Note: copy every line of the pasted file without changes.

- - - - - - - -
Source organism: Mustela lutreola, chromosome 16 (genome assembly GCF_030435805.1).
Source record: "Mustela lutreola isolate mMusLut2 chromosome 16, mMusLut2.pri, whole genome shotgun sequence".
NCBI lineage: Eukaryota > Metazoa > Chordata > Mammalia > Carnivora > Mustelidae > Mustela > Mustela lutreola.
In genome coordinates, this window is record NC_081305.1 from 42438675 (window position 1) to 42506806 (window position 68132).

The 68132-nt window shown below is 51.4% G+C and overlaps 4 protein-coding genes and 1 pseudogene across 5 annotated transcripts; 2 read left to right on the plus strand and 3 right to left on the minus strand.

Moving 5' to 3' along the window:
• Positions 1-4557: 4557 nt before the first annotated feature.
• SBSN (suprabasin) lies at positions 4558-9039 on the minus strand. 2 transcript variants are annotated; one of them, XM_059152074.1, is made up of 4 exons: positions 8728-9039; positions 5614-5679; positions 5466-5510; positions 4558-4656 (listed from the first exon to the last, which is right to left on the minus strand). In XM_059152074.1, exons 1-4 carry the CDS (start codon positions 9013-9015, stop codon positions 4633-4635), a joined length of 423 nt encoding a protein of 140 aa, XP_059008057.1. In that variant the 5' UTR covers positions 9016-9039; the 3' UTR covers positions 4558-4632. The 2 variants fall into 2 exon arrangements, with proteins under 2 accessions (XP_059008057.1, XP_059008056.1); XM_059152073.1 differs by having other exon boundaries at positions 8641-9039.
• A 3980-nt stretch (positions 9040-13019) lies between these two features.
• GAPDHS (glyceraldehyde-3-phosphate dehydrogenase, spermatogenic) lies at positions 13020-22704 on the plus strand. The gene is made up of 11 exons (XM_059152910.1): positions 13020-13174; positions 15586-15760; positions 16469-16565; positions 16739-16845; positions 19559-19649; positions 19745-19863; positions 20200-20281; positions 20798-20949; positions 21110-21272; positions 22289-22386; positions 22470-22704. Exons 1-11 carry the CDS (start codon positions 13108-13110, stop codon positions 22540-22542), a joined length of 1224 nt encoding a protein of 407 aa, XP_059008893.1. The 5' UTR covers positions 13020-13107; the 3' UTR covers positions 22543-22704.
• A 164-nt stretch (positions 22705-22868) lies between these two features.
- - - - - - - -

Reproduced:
Source organism: Mustela lutreola, chromosome 16 (genome assembly GCF_030435805.1).
Source record: "Mustela lutreola isolate mMusLut2 chromosome 16, mMusLut2.pri, whole genome shotgun sequence".
NCBI lineage: Eukaryota > Metazoa > Chordata > Mammalia > Carnivora > Mustelidae > Mustela > Mustela lutreola.
In genome coordinates, this window is record NC_081305.1 from 42438675 (window position 1) to 42506806 (window position 68132).

The 68132-nt window shown below is 51.4% G+C and overlaps 4 protein-coding genes and 1 pseudogene across 5 annotated transcripts; 2 read left to right on the plus strand and 3 right to left on the minus strand.

Moving 5' to 3' along the window:
• Positions 1-4557: 4557 nt before the first annotated feature.
• SBSN (suprabasin) lies at positions 4558-9039 on the minus strand. 2 transcript variants are annotated; one of them, XM_059152074.1, is made up of 4 exons: positions 8728-9039; positions 5614-5679; positions 5466-5510; positions 4558-4656 (listed from the first exon to the last, which is right to left on the minus strand). In XM_059152074.1, exons 1-4 carry the CDS (start codon positions 9013-9015, stop codon positions 4633-4635), a joined length of 423 nt encoding a protein of 140 aa, XP_059008057.1. In that variant the 5' UTR covers positions 9016-9039; the 3' UTR covers positions 4558-4632. The 2 variants fall into 2 exon arrangements, with proteins under 2 accessions (XP_059008057.1, XP_059008056.1); XM_059152073.1 differs by having other exon boundaries at positions 8641-9039.
• A 3980-nt stretch (positions 9040-13019) lies between these two features.
• GAPDHS (glyceraldehyde-3-phosphate dehydrogenase, spermatogenic) lies at positions 13020-22704 on the plus strand. The gene is made up of 11 exons (XM_059152910.1): positions 13020-13174; positions 15586-15760; positions 16469-16565; positions 16739-16845; positions 19559-19649; positions 19745-19863; positions 20200-20281; positions 20798-20949; positions 21110-21272; positions 22289-22386; positions 22470-22704. Exons 1-11 carry the CDS (start codon positions 13108-13110, stop codon positions 22540-22542), a joined length of 1224 nt encoding a protein of 407 aa, XP_059008893.1. The 5' UTR covers positions 13020-13107; the 3' UTR covers positions 22543-22704.
• A 164-nt stretch (positions 22705-22868) lies between these two features.